View Full Version : Estrogen Wars: Daisy Mae Backs Down But Wins

James Brody
July 10th, 2005, 06:30 PM
Max and I shared my house for 18 months but my recent consulting meant extra hours alone for him. I decided that he needed a buddy and a friend offered her female calico, Daisy Mae.

Max reacted such that I protected the invader in a spare room. He growled when he passed her door. He growled at me for several days if he bothered to speak at all. (This cat used to spend most of my free time on my desk wrapped in a curtain or wedged between me and the back of the couch where I napped.

I eventually put him in a cage, put the cage in her room, shut the door on them, and left the house. He was more respectful when I returned several hours and let him out. I next swapped rooms for them as if each cat were a numbered tile in one of those kids' games where you slide the blocks around until you achieve a particular sequence. Growling faded like an extinction curve for Pavlov's dog spit.

Finally, I put them in the same room and watch for blood. None appeared. Max rushed over, spit, and growled but Daisy sat perfectly erect and still. He soon stomped off but circled back to make another broadcast if she moved. She slowly increased her range of movement while ignoring him.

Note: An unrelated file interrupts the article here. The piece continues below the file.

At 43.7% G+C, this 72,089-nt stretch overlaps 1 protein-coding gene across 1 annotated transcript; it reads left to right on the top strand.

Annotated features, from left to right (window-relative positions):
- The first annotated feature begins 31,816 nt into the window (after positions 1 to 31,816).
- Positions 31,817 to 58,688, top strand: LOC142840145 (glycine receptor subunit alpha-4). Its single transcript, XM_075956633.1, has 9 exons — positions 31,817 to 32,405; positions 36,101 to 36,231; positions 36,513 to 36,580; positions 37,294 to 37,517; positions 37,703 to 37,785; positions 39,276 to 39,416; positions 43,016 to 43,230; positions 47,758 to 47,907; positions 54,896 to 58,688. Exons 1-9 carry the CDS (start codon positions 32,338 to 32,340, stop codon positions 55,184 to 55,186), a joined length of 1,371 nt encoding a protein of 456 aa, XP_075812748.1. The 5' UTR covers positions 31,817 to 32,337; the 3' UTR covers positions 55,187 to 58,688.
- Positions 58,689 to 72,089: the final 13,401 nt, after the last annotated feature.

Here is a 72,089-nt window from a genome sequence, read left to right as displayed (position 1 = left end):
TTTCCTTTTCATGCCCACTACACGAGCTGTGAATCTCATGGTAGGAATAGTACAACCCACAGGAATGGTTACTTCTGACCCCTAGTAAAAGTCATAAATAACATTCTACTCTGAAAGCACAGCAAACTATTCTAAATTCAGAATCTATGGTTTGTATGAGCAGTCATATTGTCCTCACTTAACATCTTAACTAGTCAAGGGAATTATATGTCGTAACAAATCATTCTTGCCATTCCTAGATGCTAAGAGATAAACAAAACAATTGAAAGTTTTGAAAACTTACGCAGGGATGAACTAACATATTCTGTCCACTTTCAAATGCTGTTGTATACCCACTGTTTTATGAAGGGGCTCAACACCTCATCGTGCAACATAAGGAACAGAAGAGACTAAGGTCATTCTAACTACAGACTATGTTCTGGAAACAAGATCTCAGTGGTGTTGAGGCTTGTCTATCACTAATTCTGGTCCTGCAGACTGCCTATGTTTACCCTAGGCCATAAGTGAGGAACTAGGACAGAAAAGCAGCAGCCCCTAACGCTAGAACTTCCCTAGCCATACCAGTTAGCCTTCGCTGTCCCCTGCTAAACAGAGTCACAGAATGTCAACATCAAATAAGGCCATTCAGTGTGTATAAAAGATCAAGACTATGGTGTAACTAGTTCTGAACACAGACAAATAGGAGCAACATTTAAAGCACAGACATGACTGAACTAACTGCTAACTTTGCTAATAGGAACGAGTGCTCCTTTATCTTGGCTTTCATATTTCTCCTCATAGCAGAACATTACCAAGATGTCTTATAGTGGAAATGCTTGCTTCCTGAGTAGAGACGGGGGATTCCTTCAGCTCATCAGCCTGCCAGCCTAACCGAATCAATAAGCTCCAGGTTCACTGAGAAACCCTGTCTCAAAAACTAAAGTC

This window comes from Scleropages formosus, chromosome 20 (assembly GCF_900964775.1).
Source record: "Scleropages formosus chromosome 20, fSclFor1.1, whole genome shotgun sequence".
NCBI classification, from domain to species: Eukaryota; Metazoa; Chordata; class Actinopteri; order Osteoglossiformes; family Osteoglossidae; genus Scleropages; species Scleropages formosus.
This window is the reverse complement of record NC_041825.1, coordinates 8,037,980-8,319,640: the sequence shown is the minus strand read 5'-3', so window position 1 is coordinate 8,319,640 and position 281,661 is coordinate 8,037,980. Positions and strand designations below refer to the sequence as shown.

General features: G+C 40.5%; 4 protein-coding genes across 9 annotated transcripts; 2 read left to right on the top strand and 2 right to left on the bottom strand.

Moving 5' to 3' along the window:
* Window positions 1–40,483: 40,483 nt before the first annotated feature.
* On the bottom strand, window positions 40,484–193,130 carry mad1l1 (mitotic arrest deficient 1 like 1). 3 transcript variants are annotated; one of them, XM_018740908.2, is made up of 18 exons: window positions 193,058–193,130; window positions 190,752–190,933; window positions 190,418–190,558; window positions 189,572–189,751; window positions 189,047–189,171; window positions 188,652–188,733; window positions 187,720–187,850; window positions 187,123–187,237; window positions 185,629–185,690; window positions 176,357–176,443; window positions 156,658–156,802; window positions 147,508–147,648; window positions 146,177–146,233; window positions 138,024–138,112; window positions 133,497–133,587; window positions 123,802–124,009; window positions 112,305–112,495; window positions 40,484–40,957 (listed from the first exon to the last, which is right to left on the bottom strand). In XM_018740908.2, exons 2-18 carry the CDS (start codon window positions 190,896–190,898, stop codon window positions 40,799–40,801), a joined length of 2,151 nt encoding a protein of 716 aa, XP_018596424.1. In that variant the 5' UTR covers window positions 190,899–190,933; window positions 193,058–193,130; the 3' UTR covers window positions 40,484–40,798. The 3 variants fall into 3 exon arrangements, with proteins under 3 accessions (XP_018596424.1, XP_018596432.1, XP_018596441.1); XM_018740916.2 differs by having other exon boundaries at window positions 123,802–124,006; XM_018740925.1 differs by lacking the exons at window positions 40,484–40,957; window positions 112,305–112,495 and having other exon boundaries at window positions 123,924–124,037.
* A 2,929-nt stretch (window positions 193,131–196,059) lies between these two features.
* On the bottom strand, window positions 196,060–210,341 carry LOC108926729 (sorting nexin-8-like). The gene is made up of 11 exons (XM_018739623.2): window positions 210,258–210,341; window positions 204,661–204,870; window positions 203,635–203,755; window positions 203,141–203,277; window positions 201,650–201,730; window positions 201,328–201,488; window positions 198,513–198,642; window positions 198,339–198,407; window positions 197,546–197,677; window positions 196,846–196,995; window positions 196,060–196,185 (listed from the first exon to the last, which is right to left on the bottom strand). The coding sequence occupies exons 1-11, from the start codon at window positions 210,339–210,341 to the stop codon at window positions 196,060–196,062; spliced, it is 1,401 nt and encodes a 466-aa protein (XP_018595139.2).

At one stage, he growled deeply but licked her forehead at the same time. Max is neutered and she is spayed but she drugged him when he sniffed her posterior. (I was reminded of Kevin Costner and a waitress in his only decent movie, perhaps because he plays indecency so well and his one talent, therefore, finds him obscurity! The upsetting aspect of Costner's acting like Max was that his kid watched through a window blind and later wanted an explanation. Costner responded along the lines of "You'll understand when you're older." Someone please mention these effects to Galaxo or Pfizer!)

Daisy became more assertive: when Max stomped away, she let him get a five-foot lead and launched herself over his rear quarters from his right and ran past him at top speed on his left. She also, at this point, shared his snack dish in the morning but without hearing his complaints and threats.

As of one month, Daisy rules by letting him think he's head cat: she never once used a growl, claw, or fang. I use more litter and more little cans and bags of dry food. (Egad, that woman eats!) I've also lost my bedtime and nap pal but I expect practical cats: they'll love me more in winter when I'm the significant heat in the room.

Copyright, James Brody, 2005, all rights reserved.